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November 15, 2017

LA Daily News: LA-area Democrat’s bill would stop immigration enforcement in disaster areas

Immigration authorities would be required to suspend enforcement operations in areas affected by disasters and emergencies — like this year’s southern hurricanes and California wildfires — under a bill co-authored by Los Angeles-area Congresswoman Nanette Diaz Barragan.

Introduced Wednesday by Barragan, a Democrat with a district office in Carson, and Rep. Zoe Lofgren, D-San Jose, the Safe Emergency Response Act is a response to reports of people avoiding official help with evacuation and shelter during the Texas and Florida storms and floods because they were afraid their immigration status would be checked.

“Undocumented people and mixed-status families must be able to safely evacuate from disaster areas without fear of deportation,” Barragan, who represents a mostly Latino district that runs from San Pedro up to South Gate, said in an announcement. “My legislation ensures that evacuees are focused on what’s important — their safety and the safety of those around them.”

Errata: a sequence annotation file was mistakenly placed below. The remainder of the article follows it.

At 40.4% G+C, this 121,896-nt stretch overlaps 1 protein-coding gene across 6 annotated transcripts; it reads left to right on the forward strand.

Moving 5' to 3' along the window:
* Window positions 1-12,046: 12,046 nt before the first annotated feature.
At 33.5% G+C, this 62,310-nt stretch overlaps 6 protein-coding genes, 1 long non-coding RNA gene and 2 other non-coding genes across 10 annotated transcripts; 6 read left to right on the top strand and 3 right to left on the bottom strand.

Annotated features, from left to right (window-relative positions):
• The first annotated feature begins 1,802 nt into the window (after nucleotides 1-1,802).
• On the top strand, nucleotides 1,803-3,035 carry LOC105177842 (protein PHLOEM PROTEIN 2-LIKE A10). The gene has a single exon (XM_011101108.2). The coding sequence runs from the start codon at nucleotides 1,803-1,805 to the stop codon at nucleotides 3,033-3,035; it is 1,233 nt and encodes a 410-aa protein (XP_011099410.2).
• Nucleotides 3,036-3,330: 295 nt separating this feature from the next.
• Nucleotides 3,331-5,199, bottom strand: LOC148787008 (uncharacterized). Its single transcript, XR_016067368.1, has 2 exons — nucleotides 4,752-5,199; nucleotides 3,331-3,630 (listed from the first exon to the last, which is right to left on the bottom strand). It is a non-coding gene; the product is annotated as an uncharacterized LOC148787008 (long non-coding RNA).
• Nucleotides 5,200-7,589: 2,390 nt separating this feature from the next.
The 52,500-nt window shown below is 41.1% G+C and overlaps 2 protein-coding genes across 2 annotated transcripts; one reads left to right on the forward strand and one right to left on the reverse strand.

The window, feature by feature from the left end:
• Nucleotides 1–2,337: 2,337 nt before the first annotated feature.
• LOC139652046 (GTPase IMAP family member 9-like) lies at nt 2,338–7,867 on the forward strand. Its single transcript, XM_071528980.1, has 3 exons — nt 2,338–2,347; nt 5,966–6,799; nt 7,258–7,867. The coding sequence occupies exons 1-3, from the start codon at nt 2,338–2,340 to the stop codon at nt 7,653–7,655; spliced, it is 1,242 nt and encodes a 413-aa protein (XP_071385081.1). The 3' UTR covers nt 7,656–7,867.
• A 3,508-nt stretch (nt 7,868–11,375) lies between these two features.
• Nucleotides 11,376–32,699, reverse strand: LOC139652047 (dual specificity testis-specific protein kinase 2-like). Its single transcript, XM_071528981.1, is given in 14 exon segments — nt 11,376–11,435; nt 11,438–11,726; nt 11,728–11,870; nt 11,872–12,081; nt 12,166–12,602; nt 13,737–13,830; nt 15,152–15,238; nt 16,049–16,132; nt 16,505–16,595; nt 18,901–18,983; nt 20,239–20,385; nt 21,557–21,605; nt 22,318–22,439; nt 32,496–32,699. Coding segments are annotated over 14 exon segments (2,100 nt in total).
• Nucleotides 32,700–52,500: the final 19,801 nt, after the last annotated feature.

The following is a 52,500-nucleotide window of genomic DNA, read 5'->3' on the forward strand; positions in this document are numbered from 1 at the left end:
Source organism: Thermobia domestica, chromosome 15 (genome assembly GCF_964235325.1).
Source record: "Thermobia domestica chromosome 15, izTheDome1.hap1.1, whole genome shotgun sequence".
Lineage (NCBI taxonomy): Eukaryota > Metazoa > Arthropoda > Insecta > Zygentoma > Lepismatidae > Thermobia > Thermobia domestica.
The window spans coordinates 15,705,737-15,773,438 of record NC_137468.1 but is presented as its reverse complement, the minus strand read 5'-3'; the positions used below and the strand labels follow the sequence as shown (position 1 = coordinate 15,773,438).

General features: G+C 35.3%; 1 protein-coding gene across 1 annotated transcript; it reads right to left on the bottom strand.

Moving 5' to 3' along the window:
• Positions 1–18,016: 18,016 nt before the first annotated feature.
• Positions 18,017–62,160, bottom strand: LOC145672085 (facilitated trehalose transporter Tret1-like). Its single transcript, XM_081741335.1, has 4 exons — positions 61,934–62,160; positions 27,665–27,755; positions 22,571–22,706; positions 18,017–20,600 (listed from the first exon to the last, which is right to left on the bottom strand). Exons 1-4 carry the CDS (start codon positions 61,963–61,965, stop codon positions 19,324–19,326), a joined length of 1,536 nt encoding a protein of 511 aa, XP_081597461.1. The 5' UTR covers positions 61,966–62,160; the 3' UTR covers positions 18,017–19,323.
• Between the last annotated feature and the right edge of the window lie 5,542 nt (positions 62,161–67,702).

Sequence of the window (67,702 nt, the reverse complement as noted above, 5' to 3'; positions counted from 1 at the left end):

The bill would put restrictions on federal Immigration and Customs Enforcement (ICE) and Customs and Border Protection (CBP), as well as state law enforcement agencies.

ICE and CBP directives during the recent hurricanes and wildfires were criticized as vague. The Trump administration announced that the two agencies would not conduct “routine non-criminal immigration enforcement operations” during the hurricanes, but made clear that “the laws will not be suspended.” By contrast, the Obama administration more clearly stated that it was suspending immigration enforcement initiatives in the Southeast during 2016’s Hurricane Matthew.

Amid confusion, Texas Gov. Greg Abbott tried to assure undocumented immigrants that people would not have to show identification to use emergency shelters.

There were reports from the Houston area of people impersonating ICE agents telling people to evacuate and then trying to rob their houses.

Barragan said Republicans have shown “initial interest” in supporting the bill. She called it a “common-sense solution” that will make it easier for people to evacuate natural disasters safely. READ MORE